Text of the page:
He said: “Commercial companies are moving so rapidly. We need to develop partnerships with the commercial sector to understand what they are doing as well as… leverage it to our benefit. We have to put authority and responsibility back into the hands of the senior materiel leaders to give them the authority and resources to stay engaged at a strategic level. But leave them alone to do the business we have trained them to do.”

On the Space Systems Command CIO’s in-tray…

Among the tasks on the CIO’s in-tray is delivering upgraded Space Domain Awareness and “space event management” tools. One project is called ATLAS (“Advanced Tracking and Launch Analysis System”).

In a January 21, 2022 release, the SCC said “ATLAS development under this award will include collaborating with mission operators, government and industry stakeholders, using modern software development methods, such as DevSecOps, Agile and User-Centered Design. SSC’s modernization of USSF’s SDA capabilities through ATLAS will enable the decommissioning of the SPADOC system, a legacy space management tool. When ATLAS is deployed, operators and stakeholders will coordinate to make sure ATLAS reaches the operational acceptance milestone to implement the SPADOC decommissioning Minimum Viable Capabilities (MVCs).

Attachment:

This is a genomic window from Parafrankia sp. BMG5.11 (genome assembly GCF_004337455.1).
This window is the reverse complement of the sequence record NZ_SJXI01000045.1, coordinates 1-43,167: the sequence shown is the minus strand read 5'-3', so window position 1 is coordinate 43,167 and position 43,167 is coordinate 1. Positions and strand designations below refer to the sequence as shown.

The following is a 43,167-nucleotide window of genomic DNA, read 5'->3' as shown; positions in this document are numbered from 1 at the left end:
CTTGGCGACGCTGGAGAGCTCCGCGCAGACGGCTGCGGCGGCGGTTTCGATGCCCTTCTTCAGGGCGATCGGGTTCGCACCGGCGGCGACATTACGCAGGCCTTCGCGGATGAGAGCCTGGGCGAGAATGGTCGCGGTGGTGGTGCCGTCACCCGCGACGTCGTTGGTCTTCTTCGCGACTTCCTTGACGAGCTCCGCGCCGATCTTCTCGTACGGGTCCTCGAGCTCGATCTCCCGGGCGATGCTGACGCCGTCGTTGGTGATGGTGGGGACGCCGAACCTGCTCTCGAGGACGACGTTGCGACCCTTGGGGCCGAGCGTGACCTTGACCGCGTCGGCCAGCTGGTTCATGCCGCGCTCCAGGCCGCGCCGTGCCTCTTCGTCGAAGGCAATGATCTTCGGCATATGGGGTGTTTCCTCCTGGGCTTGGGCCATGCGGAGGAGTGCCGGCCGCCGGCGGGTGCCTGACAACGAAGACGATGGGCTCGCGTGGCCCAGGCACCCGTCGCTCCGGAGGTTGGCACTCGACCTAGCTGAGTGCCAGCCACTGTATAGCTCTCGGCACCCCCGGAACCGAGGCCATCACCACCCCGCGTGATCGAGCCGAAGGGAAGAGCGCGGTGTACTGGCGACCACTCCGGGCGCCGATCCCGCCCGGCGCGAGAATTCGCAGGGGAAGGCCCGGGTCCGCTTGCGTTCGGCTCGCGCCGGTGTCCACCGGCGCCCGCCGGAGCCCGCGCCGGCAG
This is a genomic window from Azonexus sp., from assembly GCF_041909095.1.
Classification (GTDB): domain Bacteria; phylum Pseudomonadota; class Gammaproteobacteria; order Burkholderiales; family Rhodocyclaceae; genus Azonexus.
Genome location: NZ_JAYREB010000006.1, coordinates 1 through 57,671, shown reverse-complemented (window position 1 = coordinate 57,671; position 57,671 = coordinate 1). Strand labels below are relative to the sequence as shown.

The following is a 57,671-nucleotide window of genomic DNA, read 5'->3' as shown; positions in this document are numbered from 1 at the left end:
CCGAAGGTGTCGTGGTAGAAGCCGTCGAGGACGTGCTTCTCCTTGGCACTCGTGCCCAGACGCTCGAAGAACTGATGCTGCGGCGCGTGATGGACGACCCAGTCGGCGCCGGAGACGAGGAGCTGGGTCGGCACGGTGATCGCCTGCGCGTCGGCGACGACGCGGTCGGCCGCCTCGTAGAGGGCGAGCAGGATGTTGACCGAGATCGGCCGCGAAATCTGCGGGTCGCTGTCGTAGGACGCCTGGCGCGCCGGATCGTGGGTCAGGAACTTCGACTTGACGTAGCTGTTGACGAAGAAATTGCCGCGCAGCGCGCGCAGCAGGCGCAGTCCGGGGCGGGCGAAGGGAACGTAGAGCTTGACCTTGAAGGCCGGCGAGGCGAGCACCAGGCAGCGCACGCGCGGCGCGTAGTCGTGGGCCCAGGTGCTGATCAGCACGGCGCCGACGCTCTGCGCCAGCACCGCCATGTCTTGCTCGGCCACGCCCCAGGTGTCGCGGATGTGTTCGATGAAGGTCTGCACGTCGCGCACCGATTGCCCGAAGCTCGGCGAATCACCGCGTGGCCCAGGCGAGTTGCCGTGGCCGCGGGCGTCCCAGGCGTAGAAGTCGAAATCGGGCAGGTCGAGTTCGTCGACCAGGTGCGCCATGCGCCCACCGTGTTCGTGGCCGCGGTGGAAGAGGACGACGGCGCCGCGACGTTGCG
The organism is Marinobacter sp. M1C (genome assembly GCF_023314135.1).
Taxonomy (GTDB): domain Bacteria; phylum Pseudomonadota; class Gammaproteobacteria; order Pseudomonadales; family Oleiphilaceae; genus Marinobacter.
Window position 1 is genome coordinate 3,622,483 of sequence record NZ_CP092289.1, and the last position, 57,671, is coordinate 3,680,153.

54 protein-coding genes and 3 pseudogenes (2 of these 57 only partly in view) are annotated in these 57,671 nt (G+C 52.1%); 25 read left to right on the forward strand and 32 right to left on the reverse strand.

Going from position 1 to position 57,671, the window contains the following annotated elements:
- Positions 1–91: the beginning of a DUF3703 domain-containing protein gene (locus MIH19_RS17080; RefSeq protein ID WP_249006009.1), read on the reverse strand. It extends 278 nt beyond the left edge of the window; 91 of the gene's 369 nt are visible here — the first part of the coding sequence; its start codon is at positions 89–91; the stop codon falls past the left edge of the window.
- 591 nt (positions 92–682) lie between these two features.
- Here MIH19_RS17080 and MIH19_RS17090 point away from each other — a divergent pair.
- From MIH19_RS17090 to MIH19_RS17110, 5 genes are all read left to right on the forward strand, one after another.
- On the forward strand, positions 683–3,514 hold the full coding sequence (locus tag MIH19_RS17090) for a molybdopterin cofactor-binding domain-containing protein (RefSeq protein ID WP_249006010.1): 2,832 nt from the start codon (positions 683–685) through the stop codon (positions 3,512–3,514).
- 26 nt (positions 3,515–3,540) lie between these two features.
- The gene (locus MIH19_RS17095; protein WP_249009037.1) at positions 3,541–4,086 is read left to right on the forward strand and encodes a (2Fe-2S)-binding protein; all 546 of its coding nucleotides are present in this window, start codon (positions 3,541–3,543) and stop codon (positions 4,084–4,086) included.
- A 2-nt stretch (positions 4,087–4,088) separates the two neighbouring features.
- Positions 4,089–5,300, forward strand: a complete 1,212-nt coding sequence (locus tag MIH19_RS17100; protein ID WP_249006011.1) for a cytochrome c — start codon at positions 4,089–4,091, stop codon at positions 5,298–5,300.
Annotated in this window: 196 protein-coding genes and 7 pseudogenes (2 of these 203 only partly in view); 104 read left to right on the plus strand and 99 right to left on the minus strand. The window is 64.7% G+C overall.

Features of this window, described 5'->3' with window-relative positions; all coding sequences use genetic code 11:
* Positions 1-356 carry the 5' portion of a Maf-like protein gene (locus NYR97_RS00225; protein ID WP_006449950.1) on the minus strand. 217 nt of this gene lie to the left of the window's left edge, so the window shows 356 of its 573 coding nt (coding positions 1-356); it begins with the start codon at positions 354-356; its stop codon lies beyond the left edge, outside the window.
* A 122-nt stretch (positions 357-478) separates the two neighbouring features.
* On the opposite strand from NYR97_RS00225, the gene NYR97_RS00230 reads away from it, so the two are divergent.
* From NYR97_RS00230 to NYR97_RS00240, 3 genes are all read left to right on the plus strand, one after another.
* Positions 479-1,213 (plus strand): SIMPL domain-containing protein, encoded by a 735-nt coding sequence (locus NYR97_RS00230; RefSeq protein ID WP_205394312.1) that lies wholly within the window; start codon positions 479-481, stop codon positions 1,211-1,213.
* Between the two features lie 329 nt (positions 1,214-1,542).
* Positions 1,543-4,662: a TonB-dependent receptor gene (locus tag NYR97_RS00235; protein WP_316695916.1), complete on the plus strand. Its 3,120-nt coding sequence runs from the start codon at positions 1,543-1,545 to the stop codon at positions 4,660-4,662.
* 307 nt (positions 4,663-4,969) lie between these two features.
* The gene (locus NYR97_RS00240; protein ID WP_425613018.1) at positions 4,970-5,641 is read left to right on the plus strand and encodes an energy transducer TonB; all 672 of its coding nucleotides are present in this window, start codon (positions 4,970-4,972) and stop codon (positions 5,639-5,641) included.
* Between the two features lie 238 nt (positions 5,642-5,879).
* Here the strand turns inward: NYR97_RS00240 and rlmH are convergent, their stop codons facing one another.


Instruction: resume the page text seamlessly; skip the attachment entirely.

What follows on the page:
“[These] include automated processing and maintenance of astrometric baseline – the space catalog of all known space objects; manual and automated observation association, orbit determination, and propagation of general perturbation and special perturbation; manual and automated uncorrelated track processing; event processing; manual and automated uncorrelated track processing; tasking and calibration; and processing satellite conjunctions. The first MVC set to be delivered is observation processing and association where ATLAS will receive sensor observation messages, process, analysis, and use the sensor data for space domain awareness.”